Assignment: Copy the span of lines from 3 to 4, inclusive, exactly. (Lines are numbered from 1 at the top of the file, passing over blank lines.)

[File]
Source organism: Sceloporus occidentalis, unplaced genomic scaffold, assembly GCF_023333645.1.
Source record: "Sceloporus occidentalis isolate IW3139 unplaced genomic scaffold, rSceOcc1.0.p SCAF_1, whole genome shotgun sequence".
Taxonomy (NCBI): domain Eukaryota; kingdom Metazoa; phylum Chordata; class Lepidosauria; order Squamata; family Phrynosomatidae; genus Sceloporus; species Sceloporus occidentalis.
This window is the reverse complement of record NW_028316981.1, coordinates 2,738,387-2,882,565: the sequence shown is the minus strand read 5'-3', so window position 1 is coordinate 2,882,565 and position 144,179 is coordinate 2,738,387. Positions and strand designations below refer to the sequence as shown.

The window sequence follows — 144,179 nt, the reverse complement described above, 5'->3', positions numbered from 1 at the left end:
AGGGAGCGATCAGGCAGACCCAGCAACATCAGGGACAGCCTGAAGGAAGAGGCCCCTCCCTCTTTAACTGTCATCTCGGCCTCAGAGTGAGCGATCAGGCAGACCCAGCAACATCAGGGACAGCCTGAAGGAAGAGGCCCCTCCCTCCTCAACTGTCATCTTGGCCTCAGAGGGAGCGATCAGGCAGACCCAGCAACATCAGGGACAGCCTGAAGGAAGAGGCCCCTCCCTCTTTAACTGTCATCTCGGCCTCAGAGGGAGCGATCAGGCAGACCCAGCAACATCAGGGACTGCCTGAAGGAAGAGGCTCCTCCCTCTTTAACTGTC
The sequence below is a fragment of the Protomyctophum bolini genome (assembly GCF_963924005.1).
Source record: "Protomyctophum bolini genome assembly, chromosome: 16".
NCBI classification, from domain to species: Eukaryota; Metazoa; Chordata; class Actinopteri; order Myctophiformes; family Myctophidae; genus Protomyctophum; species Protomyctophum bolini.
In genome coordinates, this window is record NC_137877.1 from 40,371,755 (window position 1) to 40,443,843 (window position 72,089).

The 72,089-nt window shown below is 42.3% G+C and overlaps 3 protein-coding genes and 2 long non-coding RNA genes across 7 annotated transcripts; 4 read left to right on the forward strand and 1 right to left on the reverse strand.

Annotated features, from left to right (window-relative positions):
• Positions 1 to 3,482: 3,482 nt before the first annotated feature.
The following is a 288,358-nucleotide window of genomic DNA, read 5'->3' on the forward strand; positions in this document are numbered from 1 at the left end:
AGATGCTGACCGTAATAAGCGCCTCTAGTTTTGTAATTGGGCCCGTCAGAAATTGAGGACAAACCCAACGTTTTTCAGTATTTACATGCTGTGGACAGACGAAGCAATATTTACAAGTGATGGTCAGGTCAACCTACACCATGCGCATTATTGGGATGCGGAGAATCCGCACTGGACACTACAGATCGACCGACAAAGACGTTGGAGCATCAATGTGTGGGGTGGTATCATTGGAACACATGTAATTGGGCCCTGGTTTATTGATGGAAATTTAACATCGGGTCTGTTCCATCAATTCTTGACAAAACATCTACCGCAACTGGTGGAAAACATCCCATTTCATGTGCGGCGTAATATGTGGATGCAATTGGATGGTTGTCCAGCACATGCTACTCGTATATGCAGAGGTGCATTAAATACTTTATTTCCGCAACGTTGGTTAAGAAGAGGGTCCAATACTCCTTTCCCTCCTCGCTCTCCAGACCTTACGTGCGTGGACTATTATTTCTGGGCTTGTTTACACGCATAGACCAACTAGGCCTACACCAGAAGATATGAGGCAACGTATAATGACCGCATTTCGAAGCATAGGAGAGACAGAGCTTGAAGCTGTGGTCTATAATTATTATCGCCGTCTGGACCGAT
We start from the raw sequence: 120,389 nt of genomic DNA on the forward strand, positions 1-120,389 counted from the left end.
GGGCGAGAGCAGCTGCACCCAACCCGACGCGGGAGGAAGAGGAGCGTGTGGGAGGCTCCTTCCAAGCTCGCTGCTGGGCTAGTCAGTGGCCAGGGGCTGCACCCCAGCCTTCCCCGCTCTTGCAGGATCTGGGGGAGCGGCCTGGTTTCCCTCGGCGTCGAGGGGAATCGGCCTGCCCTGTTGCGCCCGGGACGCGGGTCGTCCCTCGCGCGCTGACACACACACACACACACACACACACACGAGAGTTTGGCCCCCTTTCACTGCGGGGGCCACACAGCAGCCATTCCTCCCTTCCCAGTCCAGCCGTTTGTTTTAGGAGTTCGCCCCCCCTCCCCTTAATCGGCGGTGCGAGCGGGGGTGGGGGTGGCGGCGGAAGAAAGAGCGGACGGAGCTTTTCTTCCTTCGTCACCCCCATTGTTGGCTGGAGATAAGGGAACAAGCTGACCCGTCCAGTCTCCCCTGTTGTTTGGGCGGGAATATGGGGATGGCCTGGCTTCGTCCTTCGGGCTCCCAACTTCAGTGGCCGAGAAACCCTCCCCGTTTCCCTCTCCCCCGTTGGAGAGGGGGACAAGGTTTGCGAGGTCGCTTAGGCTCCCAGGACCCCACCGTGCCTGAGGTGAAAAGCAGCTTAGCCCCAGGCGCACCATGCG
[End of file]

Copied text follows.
Taxonomy (NCBI): domain Eukaryota; kingdom Metazoa; phylum Chordata; class Lepidosauria; order Squamata; family Phrynosomatidae; genus Sceloporus; species Sceloporus occidentalis.
This window is the reverse complement of record NW_028316981.1, coordinates 2,738,387-2,882,565: the sequence shown is the minus strand read 5'-3', so window position 1 is coordinate 2,882,565 and position 144,179 is coordinate 2,738,387. Positions and strand designations below refer to the sequence as shown.